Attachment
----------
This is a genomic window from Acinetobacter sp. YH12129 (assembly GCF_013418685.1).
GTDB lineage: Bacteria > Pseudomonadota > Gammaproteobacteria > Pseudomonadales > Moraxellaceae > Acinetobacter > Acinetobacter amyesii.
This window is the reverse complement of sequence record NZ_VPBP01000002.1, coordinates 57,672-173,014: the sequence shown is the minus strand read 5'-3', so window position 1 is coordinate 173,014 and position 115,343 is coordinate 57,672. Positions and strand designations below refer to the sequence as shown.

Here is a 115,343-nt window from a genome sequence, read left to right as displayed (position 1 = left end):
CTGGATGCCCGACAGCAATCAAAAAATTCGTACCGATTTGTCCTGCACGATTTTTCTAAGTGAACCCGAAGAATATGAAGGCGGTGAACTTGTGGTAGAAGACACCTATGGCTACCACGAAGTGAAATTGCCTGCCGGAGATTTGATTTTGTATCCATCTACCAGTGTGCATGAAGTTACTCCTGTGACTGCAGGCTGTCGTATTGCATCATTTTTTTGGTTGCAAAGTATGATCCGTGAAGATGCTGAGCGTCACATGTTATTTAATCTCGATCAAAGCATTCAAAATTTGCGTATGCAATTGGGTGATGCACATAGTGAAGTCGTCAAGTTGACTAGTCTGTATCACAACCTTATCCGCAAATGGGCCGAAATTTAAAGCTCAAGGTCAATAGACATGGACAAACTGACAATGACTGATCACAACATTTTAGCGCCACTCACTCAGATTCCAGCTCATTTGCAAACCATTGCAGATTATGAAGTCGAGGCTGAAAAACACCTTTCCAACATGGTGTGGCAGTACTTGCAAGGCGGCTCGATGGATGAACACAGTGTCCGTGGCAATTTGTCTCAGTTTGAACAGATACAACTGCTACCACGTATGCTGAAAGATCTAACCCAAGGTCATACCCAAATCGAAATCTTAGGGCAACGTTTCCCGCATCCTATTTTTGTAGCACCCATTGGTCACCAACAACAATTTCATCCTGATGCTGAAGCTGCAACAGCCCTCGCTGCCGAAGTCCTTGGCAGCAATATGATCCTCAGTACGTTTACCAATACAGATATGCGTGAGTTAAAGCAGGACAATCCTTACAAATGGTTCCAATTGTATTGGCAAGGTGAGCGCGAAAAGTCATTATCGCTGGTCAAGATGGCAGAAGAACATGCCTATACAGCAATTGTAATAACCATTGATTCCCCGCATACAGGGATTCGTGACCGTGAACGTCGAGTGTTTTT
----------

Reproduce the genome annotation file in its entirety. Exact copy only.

This is a genomic window from Acinetobacter sp. YH12129 (assembly GCF_013418685.1).
GTDB lineage: Bacteria > Pseudomonadota > Gammaproteobacteria > Pseudomonadales > Moraxellaceae > Acinetobacter > Acinetobacter amyesii.
This window is the reverse complement of sequence record NZ_VPBP01000002.1, coordinates 57,672-173,014: the sequence shown is the minus strand read 5'-3', so window position 1 is coordinate 173,014 and position 115,343 is coordinate 57,672. Positions and strand designations below refer to the sequence as shown.

Here is a 115,343-nt window from a genome sequence, read left to right as displayed (position 1 = left end):
CTGGATGCCCGACAGCAATCAAAAAATTCGTACCGATTTGTCCTGCACGATTTTTCTAAGTGAACCCGAAGAATATGAAGGCGGTGAACTTGTGGTAGAAGACACCTATGGCTACCACGAAGTGAAATTGCCTGCCGGAGATTTGATTTTGTATCCATCTACCAGTGTGCATGAAGTTACTCCTGTGACTGCAGGCTGTCGTATTGCATCATTTTTTTGGTTGCAAAGTATGATCCGTGAAGATGCTGAGCGTCACATGTTATTTAATCTCGATCAAAGCATTCAAAATTTGCGTATGCAATTGGGTGATGCACATAGTGAAGTCGTCAAGTTGACTAGTCTGTATCACAACCTTATCCGCAAATGGGCCGAAATTTAAAGCTCAAGGTCAATAGACATGGACAAACTGACAATGACTGATCACAACATTTTAGCGCCACTCACTCAGATTCCAGCTCATTTGCAAACCATTGCAGATTATGAAGTCGAGGCTGAAAAACACCTTTCCAACATGGTGTGGCAGTACTTGCAAGGCGGCTCGATGGATGAACACAGTGTCCGTGGCAATTTGTCTCAGTTTGAACAGATACAACTGCTACCACGTATGCTGAAAGATCTAACCCAAGGTCATACCCAAATCGAAATCTTAGGGCAACGTTTCCCGCATCCTATTTTTGTAGCACCCATTGGTCACCAACAACAATTTCATCCTGATGCTGAAGCTGCAACAGCCCTCGCTGCCGAAGTCCTTGGCAGCAATATGATCCTCAGTACGTTTACCAATACAGATATGCGTGAGTTAAAGCAGGACAATCCTTACAAATGGTTCCAATTGTATTGGCAAGGTGAGCGCGAAAAGTCATTATCGCTGGTCAAGATGGCAGAAGAACATGCCTATACAGCAATTGTAATAACCATTGATTCCCCGCATACAGGGATTCGTGACCGTGAACGTCGAGTGTTTTT